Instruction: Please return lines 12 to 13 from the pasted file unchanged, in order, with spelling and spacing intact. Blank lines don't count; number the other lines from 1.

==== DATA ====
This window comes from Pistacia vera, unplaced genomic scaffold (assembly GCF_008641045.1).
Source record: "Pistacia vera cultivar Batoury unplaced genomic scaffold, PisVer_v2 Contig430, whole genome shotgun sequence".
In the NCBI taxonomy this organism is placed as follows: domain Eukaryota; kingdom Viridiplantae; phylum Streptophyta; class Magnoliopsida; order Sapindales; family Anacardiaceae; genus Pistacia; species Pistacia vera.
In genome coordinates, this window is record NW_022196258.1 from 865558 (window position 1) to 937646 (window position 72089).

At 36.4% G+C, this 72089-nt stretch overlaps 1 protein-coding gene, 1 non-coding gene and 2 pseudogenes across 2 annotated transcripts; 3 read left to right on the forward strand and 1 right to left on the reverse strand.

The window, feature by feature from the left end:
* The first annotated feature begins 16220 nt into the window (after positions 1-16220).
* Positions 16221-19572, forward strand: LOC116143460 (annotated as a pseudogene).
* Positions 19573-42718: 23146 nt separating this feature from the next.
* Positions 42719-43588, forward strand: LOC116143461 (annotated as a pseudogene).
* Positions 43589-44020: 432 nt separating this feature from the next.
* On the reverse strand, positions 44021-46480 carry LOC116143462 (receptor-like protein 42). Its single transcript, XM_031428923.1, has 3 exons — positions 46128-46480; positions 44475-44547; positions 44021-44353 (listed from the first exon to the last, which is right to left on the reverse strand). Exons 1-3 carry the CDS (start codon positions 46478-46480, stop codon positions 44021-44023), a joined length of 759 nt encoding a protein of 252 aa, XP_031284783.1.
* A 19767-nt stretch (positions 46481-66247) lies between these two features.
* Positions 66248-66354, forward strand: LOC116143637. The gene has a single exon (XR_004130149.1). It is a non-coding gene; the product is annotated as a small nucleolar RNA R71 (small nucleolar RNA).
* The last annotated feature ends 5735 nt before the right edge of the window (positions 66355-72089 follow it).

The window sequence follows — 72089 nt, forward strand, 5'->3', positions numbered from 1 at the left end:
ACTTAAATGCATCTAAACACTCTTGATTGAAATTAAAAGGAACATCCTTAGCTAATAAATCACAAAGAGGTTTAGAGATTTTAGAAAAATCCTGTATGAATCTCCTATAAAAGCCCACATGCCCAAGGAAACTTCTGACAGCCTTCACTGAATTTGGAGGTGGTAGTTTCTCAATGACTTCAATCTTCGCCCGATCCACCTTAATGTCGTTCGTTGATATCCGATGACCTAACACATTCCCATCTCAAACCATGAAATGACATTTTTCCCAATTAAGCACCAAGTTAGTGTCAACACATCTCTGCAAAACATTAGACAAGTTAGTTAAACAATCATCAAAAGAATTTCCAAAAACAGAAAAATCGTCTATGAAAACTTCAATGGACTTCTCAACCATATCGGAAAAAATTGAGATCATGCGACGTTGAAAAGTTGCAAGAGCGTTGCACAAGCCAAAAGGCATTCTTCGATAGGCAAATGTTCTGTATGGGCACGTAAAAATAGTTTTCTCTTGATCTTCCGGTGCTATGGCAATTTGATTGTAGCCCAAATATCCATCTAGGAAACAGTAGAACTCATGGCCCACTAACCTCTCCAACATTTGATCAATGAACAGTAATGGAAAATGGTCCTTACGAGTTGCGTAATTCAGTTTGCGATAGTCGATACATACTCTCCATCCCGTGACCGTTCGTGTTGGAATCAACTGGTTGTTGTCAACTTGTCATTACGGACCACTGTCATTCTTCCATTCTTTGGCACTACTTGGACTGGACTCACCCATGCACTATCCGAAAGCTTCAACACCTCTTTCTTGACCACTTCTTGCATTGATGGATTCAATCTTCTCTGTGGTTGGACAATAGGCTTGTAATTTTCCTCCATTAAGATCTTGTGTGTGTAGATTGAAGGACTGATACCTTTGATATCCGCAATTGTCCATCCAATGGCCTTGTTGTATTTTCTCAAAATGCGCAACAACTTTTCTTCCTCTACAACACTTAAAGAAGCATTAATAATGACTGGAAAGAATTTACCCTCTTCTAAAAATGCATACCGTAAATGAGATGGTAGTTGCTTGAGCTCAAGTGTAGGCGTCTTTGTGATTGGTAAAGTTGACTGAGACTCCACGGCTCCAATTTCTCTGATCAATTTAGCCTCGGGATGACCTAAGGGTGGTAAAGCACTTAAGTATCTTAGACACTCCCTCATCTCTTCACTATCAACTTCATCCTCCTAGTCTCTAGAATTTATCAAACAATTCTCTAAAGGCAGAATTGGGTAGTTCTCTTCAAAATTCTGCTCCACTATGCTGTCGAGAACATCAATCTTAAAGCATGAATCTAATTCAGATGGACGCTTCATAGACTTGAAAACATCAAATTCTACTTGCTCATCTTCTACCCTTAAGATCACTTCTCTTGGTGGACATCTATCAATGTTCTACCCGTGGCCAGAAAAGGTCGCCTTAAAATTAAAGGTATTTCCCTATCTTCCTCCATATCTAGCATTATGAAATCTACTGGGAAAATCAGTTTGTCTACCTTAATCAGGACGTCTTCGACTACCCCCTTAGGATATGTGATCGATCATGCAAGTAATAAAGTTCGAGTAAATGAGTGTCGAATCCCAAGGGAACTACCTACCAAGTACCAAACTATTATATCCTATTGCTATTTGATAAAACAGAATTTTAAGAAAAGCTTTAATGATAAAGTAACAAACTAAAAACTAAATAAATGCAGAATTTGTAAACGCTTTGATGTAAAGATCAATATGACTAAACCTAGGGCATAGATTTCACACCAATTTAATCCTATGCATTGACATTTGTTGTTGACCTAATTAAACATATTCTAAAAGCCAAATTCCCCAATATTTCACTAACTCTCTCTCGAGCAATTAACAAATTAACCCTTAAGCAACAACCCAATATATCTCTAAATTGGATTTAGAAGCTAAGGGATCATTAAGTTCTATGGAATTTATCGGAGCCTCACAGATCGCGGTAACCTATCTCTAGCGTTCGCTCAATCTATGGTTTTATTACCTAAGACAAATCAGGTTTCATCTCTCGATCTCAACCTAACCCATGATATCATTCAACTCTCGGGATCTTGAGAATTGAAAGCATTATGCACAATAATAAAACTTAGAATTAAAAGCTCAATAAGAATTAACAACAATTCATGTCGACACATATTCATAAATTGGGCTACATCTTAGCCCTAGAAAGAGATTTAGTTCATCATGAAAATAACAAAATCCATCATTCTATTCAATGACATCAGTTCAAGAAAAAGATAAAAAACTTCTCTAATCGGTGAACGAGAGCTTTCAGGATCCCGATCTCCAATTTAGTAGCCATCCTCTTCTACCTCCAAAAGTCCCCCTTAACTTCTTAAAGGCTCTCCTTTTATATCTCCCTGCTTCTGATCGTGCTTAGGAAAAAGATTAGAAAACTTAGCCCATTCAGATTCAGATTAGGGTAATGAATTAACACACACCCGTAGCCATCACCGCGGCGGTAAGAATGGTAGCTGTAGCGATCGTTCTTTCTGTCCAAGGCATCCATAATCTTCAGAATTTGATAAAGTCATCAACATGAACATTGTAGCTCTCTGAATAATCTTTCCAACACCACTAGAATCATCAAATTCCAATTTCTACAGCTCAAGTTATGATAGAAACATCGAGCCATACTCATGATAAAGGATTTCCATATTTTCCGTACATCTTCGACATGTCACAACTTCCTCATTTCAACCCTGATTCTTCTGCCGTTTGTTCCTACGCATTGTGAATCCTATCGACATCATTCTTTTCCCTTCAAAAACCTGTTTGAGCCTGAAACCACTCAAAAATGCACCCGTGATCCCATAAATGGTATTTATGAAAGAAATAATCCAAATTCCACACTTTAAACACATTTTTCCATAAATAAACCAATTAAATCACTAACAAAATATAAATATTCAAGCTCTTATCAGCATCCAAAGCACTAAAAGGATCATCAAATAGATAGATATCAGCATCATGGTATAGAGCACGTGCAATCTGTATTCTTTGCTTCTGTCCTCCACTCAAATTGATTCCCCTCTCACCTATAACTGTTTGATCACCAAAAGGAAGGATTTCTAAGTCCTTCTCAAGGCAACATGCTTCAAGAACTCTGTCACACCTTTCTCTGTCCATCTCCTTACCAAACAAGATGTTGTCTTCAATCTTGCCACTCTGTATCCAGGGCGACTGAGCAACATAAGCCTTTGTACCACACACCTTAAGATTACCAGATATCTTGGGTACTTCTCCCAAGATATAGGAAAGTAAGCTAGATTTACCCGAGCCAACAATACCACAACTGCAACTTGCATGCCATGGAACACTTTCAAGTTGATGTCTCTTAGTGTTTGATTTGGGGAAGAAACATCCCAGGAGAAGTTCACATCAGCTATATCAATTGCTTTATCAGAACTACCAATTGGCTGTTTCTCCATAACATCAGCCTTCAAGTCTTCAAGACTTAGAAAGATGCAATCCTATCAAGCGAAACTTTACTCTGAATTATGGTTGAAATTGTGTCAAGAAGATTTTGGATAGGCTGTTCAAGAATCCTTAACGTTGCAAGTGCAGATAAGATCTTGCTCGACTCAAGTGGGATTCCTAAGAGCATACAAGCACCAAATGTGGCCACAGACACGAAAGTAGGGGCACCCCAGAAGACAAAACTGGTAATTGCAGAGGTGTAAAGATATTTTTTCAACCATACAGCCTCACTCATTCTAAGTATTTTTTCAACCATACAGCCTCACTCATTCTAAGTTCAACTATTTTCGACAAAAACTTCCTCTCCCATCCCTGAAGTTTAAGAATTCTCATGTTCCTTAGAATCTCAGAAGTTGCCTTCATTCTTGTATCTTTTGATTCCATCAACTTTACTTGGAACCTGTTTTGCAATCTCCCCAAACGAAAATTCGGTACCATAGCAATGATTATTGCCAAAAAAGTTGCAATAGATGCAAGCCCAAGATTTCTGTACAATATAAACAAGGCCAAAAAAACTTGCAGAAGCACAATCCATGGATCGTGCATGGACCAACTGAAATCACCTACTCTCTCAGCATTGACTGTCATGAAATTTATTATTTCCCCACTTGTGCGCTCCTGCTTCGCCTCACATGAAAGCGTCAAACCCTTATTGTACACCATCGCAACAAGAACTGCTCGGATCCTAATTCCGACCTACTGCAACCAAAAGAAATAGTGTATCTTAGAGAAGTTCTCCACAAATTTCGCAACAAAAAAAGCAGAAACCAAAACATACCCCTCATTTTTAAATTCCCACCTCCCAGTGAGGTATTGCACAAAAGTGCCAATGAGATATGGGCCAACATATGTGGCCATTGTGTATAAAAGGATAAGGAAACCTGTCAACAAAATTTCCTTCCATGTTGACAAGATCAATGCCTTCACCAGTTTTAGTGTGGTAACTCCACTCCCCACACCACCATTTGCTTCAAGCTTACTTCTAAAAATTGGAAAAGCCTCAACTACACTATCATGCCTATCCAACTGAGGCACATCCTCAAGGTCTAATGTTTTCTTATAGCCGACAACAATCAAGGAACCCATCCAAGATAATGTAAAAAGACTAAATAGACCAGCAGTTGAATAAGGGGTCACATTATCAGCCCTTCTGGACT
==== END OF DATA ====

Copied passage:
* On the reverse strand, positions 44021-46480 carry LOC116143462 (receptor-like protein 42). Its single transcript, XM_031428923.1, has 3 exons — positions 46128-46480; positions 44475-44547; positions 44021-44353 (listed from the first exon to the last, which is right to left on the reverse strand). Exons 1-3 carry the CDS (start codon positions 46478-46480, stop codon positions 44021-44023), a joined length of 759 nt encoding a protein of 252 aa, XP_031284783.1.
* A 19767-nt stretch (positions 46481-66247) lies between these two features.